How to make wooden spiral stairs

how to make wooden spiral stairs

Our Work is Done: Building The Roundwood Spiral Staircase

Spiral stair Site note I've been building spiral stairs off and on for nearly 35 years. In I first presented these plans for those that wanted to build their own spirals. I've tried to make these plans as understandable as I could, however there may still be some problem areas for you. Mar 11,  · Measure the height of the area where you will install the stairs. This is also called the total rise. If you don’t plan to make the top step level with the area where the stairs begin, be sure to account for this gap in your measurement. For example, if you are building stairs to go up to a deck, and you measure 3 feet ( m) from the ground to the top of the deck, then this is the total K.

Over the course of five days, literally up to the day before we left Dancing Rabbit, we installed the risers and treads. The spiral staircase design came from our dearest Tom Cundiffwho instructed us on the layout over the phone and in person during our last Timber Frame Workshop. It took us a while to fully how to make wooden spiral stairs the layout and the flow of things, but once we understood the principles, it went fairly smoothly.

Well, the actual building was extremely physically taxing, but I digress. Working this wood is not for the faint of heart.

Hoo boy. Using a daisy wheel to determine the layout for the spiral staircase. The layout was largely dictated by a daisy wheel with 14 points, drawn on the floor surface itself how to earn money on opinion outpost the post when into position.

We almost lost the original lines what color shirt to wear with navy blue shorts were drawn last year, but thankfully we were able to trace over the pencil lines with a marker and careful eye. The daisy wheel has a long and fascinating history all to itself, by the way, but this is neither the time nor place for that.

See the bottom of this page for a taste of what you can do with a daisy wheel. Anyway, the lines of the daisy wheel indicate the angle of the stair risers projecting out of the post, but not necessarily the exact position of the mortises. We had some wiggle room there. Using a level or stick held against the post, I sighted down to the lines and held the level parallel to said lines. Holding the level carefully in position, I moved it either towards or away from the previous mortise, attempting to achieve a consistent spacing, but what day of the week was june 30 2008 the pitfalls of being too close to the edge of the wood as the mortises spiraled around the post.

Drilling 1. When it came time for drilling the mortises, I had to sight down to the floor, using either the bit or chuck of the Hole Hawg as my guide to determine that the drill was parallel to the lines.

This was no small trick, as I had to simultaneously hold the drill level, and prevent the dang thing from ripping my arms out from the incredible torque of making 1. Thankfully, the drilling got easier by the 11th mortise. The chiseling was at times awkward, and downright painful at other times, depending on the position.

The bottom-most mortise was an exercise in contortionism. Making quick work of the tenons for the risers. These risers were fairly quick to make, as the tenons were pretty small in the grand scheme of things.

April sent the 3x5s through a planer so that the two visible how to make wooden spiral stairs would be smooth once the tenons were cut out. The risers in their final positions, awaiting pegs.

Pegs secure the risers in the center post, and prevent wiggling. The 3x5s felt quite solid once they were pegged. The wood for the steps or treads are storm-felled elm, lovingly sawn up by Tom with a live edge intact. This was one of the most enjoyable parts, as we could simply slide the wood around to decide what looked good. April uses a gouge to texture the surface of the stair treads. Once trimmed to size, April used a gouge to create a beautiful, non-slip surface texture.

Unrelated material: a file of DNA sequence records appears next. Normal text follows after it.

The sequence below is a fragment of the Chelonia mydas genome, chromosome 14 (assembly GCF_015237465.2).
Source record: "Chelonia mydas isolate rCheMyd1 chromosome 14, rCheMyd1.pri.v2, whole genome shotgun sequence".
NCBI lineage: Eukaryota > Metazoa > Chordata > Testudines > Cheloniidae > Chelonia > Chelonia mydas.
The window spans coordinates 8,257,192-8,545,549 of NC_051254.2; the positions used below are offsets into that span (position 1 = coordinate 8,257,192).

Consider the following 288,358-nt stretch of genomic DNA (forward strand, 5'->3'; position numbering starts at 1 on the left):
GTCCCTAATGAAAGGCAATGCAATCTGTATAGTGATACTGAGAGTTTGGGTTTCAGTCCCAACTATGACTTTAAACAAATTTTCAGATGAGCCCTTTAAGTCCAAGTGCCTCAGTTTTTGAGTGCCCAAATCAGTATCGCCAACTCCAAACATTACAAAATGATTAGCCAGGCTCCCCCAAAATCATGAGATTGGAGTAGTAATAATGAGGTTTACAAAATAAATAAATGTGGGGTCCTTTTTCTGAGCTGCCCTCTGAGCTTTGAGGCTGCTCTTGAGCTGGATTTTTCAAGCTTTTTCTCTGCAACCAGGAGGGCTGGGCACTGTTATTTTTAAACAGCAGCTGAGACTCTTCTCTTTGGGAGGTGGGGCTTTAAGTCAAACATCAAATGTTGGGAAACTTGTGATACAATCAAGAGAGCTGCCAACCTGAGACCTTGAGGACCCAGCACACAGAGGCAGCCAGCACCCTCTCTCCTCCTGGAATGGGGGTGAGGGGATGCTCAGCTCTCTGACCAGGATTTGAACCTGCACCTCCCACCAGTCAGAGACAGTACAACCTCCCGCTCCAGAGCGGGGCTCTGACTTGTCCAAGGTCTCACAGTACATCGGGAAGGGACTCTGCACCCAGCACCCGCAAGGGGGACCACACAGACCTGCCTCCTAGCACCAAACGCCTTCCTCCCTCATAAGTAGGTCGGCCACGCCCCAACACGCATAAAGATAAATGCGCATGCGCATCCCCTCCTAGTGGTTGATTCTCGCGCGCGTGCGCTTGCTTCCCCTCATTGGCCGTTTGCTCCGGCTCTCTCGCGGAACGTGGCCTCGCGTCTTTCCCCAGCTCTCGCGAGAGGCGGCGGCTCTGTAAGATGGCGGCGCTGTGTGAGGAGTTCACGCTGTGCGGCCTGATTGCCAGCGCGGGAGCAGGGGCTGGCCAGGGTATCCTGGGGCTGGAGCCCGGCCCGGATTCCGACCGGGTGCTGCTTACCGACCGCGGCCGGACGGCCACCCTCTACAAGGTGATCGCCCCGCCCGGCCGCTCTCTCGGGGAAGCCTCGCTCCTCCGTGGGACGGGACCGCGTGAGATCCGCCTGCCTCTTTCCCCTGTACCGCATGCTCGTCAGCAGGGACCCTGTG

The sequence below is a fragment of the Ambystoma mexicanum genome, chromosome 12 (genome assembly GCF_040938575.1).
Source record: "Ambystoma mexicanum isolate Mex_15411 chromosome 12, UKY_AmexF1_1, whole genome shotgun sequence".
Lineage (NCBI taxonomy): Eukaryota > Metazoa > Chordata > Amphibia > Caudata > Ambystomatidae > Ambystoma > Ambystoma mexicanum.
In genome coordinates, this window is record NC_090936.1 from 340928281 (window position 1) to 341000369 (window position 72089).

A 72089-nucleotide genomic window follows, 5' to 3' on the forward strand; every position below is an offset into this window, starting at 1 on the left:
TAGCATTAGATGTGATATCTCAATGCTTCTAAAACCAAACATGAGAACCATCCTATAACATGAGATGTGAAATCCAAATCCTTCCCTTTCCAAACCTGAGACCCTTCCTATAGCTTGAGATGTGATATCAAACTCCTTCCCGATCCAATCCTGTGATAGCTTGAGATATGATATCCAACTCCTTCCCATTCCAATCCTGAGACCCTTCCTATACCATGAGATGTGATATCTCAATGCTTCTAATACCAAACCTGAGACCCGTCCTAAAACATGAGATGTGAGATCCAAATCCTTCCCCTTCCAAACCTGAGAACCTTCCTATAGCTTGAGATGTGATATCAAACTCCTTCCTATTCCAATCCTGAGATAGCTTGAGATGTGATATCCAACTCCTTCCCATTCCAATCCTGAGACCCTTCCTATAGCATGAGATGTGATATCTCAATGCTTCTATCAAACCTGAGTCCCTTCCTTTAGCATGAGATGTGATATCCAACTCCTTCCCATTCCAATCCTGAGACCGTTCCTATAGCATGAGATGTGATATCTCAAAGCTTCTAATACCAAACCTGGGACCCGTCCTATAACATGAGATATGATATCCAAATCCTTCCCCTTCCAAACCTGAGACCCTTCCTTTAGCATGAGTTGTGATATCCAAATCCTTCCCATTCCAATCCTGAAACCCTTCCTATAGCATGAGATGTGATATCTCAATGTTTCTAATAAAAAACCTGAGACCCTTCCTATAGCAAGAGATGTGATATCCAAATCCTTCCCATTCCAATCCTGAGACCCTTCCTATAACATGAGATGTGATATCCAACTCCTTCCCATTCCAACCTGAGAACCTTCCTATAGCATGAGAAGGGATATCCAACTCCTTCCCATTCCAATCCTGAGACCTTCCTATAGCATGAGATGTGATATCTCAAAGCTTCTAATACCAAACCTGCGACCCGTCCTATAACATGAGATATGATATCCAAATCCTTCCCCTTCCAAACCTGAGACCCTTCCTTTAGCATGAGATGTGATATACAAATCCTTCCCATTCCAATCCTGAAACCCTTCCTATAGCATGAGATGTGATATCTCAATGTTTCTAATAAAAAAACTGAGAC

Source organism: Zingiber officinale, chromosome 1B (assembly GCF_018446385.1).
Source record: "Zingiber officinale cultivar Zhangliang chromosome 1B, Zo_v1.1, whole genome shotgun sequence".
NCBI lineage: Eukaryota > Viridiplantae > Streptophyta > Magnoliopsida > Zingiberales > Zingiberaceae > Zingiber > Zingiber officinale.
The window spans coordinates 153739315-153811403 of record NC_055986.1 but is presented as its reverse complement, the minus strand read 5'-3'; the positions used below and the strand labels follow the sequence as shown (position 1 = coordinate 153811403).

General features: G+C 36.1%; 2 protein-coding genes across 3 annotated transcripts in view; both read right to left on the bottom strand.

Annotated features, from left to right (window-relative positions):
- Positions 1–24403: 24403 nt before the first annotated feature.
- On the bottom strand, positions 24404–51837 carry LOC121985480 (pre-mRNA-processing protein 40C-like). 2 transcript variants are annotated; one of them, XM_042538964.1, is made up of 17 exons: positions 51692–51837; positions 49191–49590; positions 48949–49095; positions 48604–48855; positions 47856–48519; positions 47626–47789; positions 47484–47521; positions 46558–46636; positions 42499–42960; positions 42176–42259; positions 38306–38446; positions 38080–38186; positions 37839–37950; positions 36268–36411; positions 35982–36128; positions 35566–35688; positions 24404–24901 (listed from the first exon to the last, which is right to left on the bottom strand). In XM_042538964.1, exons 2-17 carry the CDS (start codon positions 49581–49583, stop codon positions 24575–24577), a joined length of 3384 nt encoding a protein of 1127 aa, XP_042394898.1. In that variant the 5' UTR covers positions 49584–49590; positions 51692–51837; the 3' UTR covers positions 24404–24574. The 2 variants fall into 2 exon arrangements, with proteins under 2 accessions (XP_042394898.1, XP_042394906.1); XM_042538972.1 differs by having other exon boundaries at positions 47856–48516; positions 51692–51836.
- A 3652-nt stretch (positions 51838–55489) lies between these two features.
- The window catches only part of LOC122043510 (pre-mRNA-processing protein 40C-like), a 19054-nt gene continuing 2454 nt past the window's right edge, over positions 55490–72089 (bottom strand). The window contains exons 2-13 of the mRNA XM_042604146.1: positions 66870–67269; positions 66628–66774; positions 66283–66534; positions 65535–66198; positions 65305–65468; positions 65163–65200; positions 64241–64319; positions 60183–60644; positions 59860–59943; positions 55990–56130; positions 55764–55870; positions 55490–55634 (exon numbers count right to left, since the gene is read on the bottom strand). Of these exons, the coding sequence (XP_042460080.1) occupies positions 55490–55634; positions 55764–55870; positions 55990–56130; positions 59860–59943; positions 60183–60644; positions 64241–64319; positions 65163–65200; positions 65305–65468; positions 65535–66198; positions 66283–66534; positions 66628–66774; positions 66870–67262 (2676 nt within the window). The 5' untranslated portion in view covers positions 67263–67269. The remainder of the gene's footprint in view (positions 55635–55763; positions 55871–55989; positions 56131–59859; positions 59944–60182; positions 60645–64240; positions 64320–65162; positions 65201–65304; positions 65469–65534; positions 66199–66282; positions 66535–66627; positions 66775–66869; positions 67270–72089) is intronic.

Laborious effort, and gorgeous results. The finished treads — cut, gouged, and oiled. As far as fastening the treads went, we used two 4. Ideally, we will go back some day and shim between the treads and risers where need be, and hide some screws in the top surface of the tread into the riser. Note the two screws countersunk in each tread from the bottom side. Walking up and down the stairs, there is no creaking to be heard. There is some movement in the risers, but overall very little.

April and I walked up the steps simultaneously, and it fully supported our weight without issue. Like I said, it how to paint high ceiling benefit from some reinforcement later, but what are the dangers of nicotine construction is solid. We made no firm plans to include a railing, though leaving the risers long extended past the steps means that someone could retrofit the design later with a railing.

The staircase is a visual pleasure. I hope to have another opportunity to build one again someday. I think the hours of awkward drilling and mortising paid off. UPDATE: Read my spiral staircase redux post to see how we corrected the eventual settling of the risers almost a year later — now the staircase is more complete, and permanently solidified! View from the opposite side of the steps, and small storage space created by the spiral. InI launched The Year of Mud while building my first cob house.

Inwe started offering Natural Building Workshopsso you too can learn essential hands-on skills to build your own natural home. That is gorgeous work. Nice job guys. Paul: A railing is not out of the question — there was no possible way for us to build one in time before we left, but we left the possibility open by leaving the risers long for tying into.

I did a similar staircase using a telephone pole on my patio to access a sundeck. The tapered pole presents challenges. I knew it would not last forever but it held up 25 years in the weather…. Building in the round is very much a learning experience! Takes up very little room and I would think the center of a circular stair is already where someone is going to reach for support? Just food for thought for whoever ends up in this beautiful home!